Sunday, January 03, 2010

Gittin, Qiddushin and Inter-faith Dialogue

With everything else that's been going on recently, the Jewish blogosphere has been burning up with the question: What are the proper parameters for Orthodox involvement in Inter-faith dialogue, and what degree of theological flexibility do those involved in such activity have?

The issue is extremely thorny, and a blog posting is not the place to responsibly discuss so important an issue. Certain salient points, though, are appropriate in this context.

1) The best point of departure remains Rabbi Soloveitchik's essay, Confrontation, (and see the important observations of Rabbi Professor David Berger, here). The leitmotif of that essay was the absolute need to respect the inviolate nature of the faith commitment of one's Christian/Muslim/Hindu/Buddhist interlocutor. In other words, it is both disrespectful (and futile) to engage a believer on the central issues of their faith. Thus, to argue that Jesus was simply a Pharasaic fellow traveller, or that Jerusalem had little or no religious significance for Muslims until after the First Crusade, is to simply indulge in a dialogue of the deaf (at best). Jews might believe either or both to be true. That is irrelevant, and such discussions should best be kept off of the agenda.

2) There are broad swaths of thought and action where members of different faith committments can find common ground. The struggle against neo-paganism (aka secular humanism) comes to mind. Even political issues can be put on the agenda, without venturing into core issues that divide us. For example, Evangelical Christians and Jews share a non-allegorical approach to the Prophetic promises regarding Israel's return to its ancestral homeland, and the role of that return in improving the moral standing of mankind. Where there is a clear common language, where the innermost truths of a faith community are not in play, there is a place for mutually respectful conversation.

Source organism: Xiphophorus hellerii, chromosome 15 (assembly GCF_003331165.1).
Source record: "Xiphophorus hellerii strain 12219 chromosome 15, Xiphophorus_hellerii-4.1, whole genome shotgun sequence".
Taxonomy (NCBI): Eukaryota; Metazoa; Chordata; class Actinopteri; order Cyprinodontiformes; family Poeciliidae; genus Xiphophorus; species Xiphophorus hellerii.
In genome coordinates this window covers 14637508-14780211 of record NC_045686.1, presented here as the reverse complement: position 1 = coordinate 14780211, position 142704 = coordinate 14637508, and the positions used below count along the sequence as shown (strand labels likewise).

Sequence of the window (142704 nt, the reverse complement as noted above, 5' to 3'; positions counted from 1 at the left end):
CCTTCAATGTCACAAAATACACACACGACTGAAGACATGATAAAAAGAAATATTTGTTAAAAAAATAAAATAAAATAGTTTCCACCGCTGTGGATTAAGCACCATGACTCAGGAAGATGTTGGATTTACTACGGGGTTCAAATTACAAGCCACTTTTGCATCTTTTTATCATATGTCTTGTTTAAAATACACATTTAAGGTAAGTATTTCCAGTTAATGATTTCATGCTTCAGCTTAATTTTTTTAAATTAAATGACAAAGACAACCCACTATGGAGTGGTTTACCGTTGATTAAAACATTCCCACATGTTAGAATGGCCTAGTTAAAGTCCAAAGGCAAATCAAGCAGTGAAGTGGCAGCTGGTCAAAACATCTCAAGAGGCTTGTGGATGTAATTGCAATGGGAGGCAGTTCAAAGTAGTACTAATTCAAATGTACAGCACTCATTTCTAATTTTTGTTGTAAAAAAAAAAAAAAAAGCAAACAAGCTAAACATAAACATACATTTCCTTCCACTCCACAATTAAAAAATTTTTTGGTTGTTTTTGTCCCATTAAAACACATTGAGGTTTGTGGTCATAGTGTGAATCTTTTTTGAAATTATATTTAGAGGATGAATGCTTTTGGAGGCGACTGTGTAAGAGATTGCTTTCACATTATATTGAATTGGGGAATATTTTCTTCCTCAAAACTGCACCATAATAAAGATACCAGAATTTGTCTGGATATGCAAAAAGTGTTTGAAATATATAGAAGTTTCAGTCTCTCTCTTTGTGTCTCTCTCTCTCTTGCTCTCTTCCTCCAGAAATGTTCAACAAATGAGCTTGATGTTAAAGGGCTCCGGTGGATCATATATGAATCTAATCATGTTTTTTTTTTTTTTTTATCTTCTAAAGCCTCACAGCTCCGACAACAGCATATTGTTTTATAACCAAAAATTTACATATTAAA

3) Most importantly, such encounters are no place for tyros. In line with Judah Ibn Tibbon's rules for proper translation, one who is involved must have total mastery of his own tradition and extensive expertise in that of his interlocuter's tradition. Anything less is simply unacceptable.

Hazal taught that anyone who is unfamiliar with the nature of Gittin and Qiddushin should not involve himself therewith (Gittin 5b). The same is definitely true when representing Judaism in an encounter with outher religions.

1 comment:

Anonymous said...

Care to be more direct as to how this relates to the remarks and activities of your chief rabbi?